Posts tagged with "R&A Design":

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Architects and designers redefine the ski town in a tech-utopian Utah community

How do you translate a “TED meets Burning Man” vibe into the design of a year-round property—as the investors behind Utah’s ski slope–adjacent Summit Powder Mountain are attempting to do in their 10,000-acre, billionaire-friendly planned mountain community? Summit, a company that organizes meetings, talks, and events with innovators and entrepreneurs, is discovering the difference between putting on a weekend conference and opening a permanent settlement: The latter requires a balancing act between vision, pragmatics, and the somewhat unpredictable dynamics between the individuals who choose to settle in such a place. The trick is to create a population density that can support amenities like restaurants, grocery stores, and public gathering areas. But what comes first, these amenities or homes for people to use them?

According to Benjamin Anderson of OFFICEUNTITLED, the architecture firm that finished the design of the development’s 2017 master plan and some of its buildings, the community has greatly benefitted from the addition of both 60 micro-condos in the village’s heart from millennial hospitality experts Selina and a ring of larger homes sited around the urban periphery. In keeping with Powder Mountain’s investors’ desire to escape a “whatever you build, I can build something bigger” mentality, owners of the larger homes are allowed up to 5,000 square feet each. While 5,000 square feet would feel enormous to most people, for billionaires, the limitation might require Spartan restraint—yet on average, homeowners usually choose floor plans of approximately 2,000 square feet. Combining a more rural sense of space around the larger homes and a more urban, closely packed experience facilitated by the micro-condos will, the planners hope, create enough density for year-round inhabitants to successfully activate the village. MacKay-Lyons Sweetapple Architects, Olson Kundig, Marmol Radziner, Studio Ma, JVA Arkitekter, and Tom Wiscombe Architecture are among the architects who have signed on to design some of Summit’s buildings.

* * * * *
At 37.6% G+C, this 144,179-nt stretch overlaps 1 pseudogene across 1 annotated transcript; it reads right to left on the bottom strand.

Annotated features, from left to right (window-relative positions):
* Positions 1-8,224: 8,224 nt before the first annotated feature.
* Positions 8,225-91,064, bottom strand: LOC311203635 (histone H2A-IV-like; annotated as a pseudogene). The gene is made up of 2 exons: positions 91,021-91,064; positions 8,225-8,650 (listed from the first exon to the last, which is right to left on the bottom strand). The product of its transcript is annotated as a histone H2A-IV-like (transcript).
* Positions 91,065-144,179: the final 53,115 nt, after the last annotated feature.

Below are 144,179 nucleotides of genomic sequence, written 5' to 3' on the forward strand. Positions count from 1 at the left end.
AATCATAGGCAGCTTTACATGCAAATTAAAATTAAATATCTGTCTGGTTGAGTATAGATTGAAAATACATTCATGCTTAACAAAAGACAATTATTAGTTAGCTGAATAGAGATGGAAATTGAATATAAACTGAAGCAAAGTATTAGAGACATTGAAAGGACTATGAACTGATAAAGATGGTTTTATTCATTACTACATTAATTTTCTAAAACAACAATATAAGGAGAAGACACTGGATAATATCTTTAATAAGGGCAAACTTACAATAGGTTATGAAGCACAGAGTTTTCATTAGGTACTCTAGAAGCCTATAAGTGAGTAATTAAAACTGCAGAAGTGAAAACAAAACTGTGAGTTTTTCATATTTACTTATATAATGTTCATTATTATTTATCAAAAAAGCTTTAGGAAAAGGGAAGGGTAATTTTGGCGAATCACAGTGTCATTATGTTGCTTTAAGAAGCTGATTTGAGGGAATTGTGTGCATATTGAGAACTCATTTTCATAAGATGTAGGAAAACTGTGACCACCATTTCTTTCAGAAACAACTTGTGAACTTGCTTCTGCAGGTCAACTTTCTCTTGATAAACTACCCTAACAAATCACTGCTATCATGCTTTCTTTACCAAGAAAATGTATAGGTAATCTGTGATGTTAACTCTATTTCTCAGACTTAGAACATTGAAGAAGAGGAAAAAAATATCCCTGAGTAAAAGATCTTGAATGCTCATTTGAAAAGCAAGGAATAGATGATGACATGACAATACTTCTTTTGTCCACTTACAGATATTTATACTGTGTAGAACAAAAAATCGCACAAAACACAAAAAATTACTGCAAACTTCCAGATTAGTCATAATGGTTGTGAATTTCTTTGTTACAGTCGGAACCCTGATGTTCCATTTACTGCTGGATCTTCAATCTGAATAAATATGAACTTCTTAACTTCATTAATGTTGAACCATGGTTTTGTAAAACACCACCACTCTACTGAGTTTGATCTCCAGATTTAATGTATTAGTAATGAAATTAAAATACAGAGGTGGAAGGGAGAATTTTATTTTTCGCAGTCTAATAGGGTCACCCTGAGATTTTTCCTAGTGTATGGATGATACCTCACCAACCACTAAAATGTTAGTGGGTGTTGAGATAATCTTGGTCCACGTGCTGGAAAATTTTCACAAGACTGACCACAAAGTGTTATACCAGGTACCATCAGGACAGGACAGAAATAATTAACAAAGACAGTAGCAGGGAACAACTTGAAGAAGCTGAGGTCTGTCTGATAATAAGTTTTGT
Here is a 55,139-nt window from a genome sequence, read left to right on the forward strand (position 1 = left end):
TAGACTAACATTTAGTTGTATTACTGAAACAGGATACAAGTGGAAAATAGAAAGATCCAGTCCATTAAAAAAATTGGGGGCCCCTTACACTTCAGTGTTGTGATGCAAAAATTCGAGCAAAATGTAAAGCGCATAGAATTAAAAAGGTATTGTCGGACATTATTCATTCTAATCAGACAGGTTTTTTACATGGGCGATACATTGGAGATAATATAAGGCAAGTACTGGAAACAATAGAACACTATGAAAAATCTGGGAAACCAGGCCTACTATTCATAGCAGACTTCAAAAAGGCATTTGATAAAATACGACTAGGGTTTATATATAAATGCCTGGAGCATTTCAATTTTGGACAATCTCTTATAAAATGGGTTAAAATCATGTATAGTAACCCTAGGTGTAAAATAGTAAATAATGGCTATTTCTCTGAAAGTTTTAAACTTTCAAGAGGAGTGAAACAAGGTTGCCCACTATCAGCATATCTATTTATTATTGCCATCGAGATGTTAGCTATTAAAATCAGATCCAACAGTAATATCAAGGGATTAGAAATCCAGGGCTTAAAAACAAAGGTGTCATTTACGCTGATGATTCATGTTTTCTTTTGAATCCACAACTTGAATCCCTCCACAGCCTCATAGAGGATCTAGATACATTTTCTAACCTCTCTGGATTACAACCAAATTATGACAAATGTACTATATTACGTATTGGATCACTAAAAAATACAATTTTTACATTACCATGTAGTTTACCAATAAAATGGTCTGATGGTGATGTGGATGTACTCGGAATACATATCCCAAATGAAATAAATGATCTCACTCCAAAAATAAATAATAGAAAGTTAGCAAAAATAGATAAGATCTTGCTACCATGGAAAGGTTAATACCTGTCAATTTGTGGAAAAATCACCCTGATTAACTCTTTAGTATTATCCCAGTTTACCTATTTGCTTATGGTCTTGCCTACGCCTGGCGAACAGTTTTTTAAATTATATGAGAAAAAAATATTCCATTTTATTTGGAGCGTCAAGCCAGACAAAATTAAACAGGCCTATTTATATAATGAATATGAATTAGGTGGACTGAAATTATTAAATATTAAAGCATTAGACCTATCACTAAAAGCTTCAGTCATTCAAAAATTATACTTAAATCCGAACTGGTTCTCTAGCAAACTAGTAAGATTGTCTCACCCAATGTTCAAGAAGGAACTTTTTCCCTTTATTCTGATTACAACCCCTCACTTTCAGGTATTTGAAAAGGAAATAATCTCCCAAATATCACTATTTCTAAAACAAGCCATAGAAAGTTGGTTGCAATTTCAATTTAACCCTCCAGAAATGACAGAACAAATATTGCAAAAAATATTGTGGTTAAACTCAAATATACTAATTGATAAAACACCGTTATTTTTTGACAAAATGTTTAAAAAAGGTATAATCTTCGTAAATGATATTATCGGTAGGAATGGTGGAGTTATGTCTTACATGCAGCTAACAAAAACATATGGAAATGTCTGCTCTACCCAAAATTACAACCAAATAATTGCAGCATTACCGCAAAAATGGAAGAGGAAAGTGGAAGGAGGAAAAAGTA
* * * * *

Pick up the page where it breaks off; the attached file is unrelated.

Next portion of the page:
The developers behind Summit Powder Mountain wanted to include “as broad a sociodemographic spread as possible,” Anderson said. However, Selina’s 250-to-300-square-foot micro-condos, which were initially envisaged as lower-income housing on the mountain, have starting prices of $300,000, according to the Wall Street Journal. This disparity between vision and execution may make it impossible for the micro-condos to find their intended owners.